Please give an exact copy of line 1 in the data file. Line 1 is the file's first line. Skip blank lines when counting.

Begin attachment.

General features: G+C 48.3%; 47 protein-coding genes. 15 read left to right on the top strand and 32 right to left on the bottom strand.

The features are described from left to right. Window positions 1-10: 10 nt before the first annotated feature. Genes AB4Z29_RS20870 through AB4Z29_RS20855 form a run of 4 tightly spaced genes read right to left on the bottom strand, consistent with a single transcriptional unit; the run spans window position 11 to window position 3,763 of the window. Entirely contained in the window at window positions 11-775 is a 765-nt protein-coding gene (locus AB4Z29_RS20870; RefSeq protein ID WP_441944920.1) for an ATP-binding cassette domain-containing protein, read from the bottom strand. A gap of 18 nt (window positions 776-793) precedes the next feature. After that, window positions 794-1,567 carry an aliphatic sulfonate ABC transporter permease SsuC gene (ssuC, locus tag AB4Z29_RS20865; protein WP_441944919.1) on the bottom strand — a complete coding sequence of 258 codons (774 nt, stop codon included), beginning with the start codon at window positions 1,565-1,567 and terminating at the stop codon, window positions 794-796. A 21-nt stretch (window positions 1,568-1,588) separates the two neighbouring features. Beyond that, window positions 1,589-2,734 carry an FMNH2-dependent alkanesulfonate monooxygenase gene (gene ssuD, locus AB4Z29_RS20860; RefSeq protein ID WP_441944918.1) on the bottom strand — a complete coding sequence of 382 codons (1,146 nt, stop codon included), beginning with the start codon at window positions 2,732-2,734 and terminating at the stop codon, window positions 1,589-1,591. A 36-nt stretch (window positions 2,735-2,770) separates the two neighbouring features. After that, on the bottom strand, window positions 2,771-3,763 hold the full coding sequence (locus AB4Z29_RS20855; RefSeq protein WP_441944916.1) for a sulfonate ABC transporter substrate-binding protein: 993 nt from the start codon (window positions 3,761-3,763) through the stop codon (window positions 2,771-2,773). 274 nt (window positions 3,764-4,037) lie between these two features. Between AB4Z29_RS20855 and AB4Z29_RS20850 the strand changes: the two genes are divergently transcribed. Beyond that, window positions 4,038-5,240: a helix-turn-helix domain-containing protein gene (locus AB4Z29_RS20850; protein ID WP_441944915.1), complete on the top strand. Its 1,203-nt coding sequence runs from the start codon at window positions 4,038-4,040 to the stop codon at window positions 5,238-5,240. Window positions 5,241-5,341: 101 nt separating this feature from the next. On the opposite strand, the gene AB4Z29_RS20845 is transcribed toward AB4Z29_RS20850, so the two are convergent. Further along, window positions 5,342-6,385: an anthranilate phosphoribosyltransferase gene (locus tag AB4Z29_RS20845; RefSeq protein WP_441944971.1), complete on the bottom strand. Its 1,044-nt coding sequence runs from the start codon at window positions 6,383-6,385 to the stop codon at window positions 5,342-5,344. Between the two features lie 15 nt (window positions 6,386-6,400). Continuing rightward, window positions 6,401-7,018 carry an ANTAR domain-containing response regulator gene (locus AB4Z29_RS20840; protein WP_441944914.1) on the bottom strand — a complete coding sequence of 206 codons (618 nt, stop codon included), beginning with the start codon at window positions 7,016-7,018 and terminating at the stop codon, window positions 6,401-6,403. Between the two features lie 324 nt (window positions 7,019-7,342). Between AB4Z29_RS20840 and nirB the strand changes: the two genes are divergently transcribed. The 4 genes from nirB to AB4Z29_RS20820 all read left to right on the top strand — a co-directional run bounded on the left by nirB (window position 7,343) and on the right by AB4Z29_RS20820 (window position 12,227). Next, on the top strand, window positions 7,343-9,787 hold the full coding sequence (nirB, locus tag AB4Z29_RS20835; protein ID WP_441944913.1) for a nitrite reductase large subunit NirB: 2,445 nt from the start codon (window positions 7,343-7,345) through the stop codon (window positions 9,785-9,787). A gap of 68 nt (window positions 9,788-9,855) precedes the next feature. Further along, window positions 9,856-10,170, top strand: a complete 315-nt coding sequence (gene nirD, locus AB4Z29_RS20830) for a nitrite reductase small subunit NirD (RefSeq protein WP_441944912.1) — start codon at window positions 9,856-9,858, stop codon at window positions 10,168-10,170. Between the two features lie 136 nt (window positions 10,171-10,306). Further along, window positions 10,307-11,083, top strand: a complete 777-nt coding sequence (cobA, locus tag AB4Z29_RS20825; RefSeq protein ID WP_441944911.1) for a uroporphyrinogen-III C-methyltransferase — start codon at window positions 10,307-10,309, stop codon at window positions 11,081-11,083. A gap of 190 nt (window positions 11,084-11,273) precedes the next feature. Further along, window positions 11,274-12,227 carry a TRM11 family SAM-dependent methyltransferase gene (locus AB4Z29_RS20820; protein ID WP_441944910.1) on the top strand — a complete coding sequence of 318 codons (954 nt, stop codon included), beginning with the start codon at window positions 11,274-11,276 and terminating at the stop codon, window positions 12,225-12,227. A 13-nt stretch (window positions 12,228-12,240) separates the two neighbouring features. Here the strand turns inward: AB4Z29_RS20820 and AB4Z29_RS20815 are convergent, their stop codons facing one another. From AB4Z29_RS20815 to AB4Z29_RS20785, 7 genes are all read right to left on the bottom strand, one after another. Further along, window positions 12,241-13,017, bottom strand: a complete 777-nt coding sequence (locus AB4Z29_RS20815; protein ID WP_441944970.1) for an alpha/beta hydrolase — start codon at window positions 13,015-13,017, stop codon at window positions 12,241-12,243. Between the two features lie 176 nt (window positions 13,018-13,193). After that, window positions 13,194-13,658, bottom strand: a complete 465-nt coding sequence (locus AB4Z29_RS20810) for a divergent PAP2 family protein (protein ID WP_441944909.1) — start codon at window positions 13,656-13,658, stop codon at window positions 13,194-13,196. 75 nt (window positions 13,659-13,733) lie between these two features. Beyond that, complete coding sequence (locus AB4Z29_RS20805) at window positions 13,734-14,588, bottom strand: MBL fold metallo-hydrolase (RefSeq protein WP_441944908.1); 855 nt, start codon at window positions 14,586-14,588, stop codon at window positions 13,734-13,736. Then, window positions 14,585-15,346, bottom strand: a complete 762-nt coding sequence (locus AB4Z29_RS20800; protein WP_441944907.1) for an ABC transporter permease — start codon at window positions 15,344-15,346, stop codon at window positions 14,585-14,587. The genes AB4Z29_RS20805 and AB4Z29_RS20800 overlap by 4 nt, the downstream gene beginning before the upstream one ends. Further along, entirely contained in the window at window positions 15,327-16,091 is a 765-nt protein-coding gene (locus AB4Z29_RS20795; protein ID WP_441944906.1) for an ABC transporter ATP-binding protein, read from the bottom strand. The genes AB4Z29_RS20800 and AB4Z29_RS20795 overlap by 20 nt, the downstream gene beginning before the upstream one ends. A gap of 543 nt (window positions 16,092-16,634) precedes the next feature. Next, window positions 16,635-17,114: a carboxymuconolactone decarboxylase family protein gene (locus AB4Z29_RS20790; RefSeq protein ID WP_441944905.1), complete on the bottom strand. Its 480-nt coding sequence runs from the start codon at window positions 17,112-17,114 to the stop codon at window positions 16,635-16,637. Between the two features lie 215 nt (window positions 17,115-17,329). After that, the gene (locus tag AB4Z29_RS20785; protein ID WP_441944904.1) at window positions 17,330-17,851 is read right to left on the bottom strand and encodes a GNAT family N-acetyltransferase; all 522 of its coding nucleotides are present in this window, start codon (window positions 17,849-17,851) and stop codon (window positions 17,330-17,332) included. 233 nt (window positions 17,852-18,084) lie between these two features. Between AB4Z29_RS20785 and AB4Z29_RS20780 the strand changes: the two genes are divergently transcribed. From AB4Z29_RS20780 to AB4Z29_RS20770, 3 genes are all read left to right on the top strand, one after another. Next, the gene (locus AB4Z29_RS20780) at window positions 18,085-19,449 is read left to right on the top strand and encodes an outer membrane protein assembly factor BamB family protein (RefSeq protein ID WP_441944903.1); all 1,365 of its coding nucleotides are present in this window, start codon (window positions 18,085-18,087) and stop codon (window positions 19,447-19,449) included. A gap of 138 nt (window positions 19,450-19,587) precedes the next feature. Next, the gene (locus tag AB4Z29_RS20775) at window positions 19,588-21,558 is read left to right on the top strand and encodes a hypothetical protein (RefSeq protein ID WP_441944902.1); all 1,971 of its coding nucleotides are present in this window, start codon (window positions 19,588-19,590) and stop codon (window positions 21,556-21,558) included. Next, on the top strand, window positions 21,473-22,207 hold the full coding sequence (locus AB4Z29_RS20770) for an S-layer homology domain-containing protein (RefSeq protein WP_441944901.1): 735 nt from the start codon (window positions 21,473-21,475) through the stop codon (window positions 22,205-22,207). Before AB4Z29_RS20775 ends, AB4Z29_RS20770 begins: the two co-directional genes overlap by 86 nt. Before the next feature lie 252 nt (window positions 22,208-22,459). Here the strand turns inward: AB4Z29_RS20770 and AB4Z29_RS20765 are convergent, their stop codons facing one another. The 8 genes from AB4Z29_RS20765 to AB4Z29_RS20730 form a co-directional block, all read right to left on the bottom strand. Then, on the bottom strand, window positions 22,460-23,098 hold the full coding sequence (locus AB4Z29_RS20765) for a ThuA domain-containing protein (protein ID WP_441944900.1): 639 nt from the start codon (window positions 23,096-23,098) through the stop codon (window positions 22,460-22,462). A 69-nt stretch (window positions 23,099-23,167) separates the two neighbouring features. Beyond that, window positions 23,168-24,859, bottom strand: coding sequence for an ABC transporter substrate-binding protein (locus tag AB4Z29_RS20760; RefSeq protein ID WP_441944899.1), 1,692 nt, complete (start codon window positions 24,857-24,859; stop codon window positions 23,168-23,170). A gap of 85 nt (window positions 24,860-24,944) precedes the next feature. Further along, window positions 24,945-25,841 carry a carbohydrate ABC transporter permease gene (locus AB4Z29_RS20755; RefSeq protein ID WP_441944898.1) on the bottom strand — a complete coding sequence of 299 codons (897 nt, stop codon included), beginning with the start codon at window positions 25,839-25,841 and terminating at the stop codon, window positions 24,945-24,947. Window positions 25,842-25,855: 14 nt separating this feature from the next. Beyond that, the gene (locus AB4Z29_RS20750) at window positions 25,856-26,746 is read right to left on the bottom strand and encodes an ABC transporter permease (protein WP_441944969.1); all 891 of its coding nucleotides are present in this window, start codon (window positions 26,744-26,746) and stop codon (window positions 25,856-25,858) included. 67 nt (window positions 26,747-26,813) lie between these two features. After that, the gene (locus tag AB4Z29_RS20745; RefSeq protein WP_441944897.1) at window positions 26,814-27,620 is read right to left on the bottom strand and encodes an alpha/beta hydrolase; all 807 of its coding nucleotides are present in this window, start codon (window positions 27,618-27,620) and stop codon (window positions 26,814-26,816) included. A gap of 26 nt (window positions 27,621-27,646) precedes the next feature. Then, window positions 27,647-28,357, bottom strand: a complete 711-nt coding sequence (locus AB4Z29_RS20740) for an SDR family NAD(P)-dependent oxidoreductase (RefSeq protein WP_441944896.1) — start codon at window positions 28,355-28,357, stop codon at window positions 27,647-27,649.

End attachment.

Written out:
General features: G+C 48.3%; 47 protein-coding genes. 15 read left to right on the top strand and 32 right to left on the bottom strand.